25. Hello fellow GreenSockers! I thought i would add my SVG gotcha since this type of thing comes up at least one time a day regarding SVG with GSAP. This is regarding animating SVG elements within an SVG <defs> tag. If you are trying to animate elements within an SVG <defs> element, then you should use the GSAP AttrPlugin. If your SVG elements are not within a SVG <defs>, <symbol>, or <mask> element .. than you should use the GSAP CSSPlugin like your already doing! Which is the default when tweening CSS properties in GSAP. GSAP is smart enough to know when to use what. But for attributes, wrap your attributes in the attr:{} object when using the GSAP AttrPlugin If you are animating SVG elements and they are nested inside a SVG <defs> element. then you need to animate those nested graphical elements with the GSAP AttrPlugin, instead of the GSAP CSSPlugin. The reason being is that Firefox will honor the SVG spec and will follow web standards whereas webkit browsers like Google Chrome and Apple Safari will allow certain non-standards and non-spec behavior. But will later remove that non-standards and non-spec behavior to line up with the spec, further confusing users / developers. SVG Graphics elements are considered the folllowing: <circle>, <ellipse>, <image>, <line>, <path>, <polygon>, <polyline>, <rect>, <text>, <use> That is why i always debug and test in Firefox first knowing the expected behavior will line up with the spec, in this case the SVG spec. And then i debug webkit (Chrome and Safari), followed by debugging IE. Doing it that way I guarantee that HTML, DOM and SVG elements will behave according to the web standards, the spec, and cross browser. CSS is not directly rendered inside a SVG <defs> tag. That is why using the GSAP AttrPlugin works, since it animates the attribute values directly. Taken from SVG spec on the MDN (Mozilla Developer Network) website. https://developer.mozilla.org/en-US/docs/Web/SVG/Element/defs <defs> SVG allows graphical objects to be defined for later reuse. It is recommended that, wherever possible, referenced elements be defined inside of a defs element. Defining these elements inside of a defs element promotes understandability of the SVG content and thus promotes accessibility. Graphical elements defined in a defs will not be directly rendered. You can use a <use> element to render those elements wherever you want on the viewport.The same goes for the nested elements within an SVG <symbol> element. So as rule of thumb when animating SVG, if the element your animating is within a SVG <defs> or <symbol> element , then please use the GSAP AttrPlugin. But if it is not nested inside a <defs> or <symbol> element, then you can use GSAP as usual, knowing that it will use the CSSPlugin instead. Hopefully this SVG gotcha can help other when using GSAP, especially for SVG. Happy Tweening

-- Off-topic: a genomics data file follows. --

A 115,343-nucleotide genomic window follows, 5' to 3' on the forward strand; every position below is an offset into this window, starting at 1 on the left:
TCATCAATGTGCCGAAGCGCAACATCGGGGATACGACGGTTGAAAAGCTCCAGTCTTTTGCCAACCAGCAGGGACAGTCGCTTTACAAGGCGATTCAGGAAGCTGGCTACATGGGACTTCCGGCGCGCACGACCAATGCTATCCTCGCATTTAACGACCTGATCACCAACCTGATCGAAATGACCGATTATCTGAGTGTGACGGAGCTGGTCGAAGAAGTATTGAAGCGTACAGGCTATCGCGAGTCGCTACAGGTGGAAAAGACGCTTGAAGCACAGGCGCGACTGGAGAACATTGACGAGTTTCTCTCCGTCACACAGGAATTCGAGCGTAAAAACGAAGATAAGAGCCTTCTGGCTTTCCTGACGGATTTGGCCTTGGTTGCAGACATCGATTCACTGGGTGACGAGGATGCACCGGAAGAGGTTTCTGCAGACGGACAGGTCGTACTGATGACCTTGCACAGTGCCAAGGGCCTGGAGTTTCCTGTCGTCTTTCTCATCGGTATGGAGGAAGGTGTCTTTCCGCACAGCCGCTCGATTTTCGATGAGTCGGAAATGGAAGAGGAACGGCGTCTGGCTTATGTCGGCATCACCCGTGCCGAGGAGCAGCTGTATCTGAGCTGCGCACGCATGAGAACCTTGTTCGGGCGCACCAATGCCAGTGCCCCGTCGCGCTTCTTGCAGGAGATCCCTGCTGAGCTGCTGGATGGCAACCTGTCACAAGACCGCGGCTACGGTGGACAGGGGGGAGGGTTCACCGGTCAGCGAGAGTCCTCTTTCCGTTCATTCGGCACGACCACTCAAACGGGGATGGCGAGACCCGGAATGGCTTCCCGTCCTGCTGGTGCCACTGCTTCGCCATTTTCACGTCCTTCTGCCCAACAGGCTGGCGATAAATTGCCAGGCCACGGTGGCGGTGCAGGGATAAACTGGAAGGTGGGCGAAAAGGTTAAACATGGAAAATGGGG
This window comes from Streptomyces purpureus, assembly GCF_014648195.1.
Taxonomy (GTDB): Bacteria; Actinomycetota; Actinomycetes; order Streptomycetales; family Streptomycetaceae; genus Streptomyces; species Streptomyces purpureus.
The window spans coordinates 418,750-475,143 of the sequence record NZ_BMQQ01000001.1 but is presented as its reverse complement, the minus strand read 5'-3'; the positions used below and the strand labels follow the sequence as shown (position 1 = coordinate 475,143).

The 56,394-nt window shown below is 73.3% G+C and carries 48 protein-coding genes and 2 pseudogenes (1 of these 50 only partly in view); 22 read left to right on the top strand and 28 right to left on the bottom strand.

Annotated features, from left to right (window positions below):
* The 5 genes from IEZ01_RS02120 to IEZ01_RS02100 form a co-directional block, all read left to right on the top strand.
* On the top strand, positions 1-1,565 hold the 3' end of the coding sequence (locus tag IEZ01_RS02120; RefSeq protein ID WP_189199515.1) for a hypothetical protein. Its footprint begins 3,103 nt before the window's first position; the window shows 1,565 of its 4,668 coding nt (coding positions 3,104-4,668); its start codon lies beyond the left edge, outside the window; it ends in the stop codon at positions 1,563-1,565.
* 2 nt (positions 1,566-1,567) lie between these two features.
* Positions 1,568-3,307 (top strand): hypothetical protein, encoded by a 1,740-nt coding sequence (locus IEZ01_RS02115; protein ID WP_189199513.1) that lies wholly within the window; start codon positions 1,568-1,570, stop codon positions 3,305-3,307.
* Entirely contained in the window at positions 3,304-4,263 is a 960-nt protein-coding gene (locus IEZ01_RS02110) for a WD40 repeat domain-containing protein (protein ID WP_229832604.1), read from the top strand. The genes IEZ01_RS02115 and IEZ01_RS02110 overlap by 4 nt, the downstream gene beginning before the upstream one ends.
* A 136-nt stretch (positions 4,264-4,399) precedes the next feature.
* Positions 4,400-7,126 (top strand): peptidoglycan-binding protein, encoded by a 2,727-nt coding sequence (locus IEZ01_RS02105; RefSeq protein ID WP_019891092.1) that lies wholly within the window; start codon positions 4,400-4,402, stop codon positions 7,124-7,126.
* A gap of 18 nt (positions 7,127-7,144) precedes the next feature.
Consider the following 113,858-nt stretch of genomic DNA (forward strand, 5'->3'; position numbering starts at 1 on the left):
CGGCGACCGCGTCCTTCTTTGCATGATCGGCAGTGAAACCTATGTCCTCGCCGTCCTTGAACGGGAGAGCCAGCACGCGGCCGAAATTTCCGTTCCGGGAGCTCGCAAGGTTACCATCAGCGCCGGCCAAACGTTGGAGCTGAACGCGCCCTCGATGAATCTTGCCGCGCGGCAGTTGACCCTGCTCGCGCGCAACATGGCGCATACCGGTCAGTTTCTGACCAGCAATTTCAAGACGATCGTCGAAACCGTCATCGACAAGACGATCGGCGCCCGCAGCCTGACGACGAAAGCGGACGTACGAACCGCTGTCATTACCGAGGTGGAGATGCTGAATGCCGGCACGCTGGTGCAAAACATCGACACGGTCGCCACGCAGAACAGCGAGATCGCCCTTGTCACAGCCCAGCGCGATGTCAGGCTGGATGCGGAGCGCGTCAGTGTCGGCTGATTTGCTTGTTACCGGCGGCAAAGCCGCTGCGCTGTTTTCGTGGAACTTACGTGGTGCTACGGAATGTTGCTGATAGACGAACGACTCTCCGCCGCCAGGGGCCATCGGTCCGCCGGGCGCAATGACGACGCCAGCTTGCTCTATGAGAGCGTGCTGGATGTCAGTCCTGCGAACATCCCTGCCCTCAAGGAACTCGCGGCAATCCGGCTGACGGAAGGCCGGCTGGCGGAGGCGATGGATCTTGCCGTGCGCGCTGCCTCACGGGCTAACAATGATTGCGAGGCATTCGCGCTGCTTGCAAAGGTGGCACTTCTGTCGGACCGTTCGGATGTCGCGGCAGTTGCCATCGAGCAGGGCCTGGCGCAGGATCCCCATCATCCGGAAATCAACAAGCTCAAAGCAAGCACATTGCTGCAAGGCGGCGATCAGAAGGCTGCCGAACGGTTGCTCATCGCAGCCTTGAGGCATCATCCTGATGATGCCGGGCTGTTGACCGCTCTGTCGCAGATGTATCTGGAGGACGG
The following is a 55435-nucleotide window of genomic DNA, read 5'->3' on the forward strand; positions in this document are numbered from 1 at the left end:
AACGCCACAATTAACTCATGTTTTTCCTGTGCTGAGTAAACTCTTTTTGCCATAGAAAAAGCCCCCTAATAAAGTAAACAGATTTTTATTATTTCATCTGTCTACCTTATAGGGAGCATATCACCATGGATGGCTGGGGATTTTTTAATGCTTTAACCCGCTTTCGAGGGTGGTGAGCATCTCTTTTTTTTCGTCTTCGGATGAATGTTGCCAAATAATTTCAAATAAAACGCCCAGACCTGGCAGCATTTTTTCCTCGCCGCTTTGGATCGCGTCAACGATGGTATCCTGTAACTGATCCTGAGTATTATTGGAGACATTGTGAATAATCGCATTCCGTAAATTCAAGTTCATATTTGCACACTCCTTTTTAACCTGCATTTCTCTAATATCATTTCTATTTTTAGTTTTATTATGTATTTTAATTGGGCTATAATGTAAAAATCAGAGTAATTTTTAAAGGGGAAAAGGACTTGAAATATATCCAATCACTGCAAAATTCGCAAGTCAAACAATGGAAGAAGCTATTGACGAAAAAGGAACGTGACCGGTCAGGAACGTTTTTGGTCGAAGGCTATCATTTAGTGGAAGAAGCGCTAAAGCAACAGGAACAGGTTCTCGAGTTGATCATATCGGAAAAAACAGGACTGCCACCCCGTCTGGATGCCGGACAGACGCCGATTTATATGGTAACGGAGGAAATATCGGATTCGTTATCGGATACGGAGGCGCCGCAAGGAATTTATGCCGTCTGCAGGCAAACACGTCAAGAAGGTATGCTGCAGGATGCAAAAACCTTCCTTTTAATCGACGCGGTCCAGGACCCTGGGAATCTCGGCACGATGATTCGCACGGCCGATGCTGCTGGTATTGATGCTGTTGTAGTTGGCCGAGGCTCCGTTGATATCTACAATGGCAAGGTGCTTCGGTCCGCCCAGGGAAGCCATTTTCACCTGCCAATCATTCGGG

1 point
  26. To have tweens run in parallel you need to insert them at the same point in time in the timeline. Where a tween is inserted into a timeline is controlled via the position parameter. You can read about this parameter in great detail in the TimelineLite.to() docs. The position parameter is used in many other methods like from(), staggerFrom(), staggerTo(), call() and more. In your example, you can have the second tween start at the same time as the first tween by adding it at a time of 0 like this .add(TweenMax.fromTo('#intro', .5, { backgroundPosition: "50% 0vh" }, { backgroundPosition: "50% 20vh" })) .add(TweenMax.to('#intro p.hint', .5, {autoAlpha: 0}), 0) this example shows you how to have two tweens start at a time of 0 AND where a label is placed var tl = new TimelineLite() tl.to("#redBox", 1, {x:550}) //add second tween at time of 0 seconds .to("#blueBox", 1, {rotation:360}, 0) //add a label called "end" at a time of 2 seconds .add("end", 2) // add two tweens at the "end" label .to("#redBox", 3, {scale:2, opacity:0}, "end") .to("#blueBox", 3, {scale:2, rotation:0, opacity:0}, "end") http://codepen.io/GreenSock/pen/youzL?editors=001
    1 point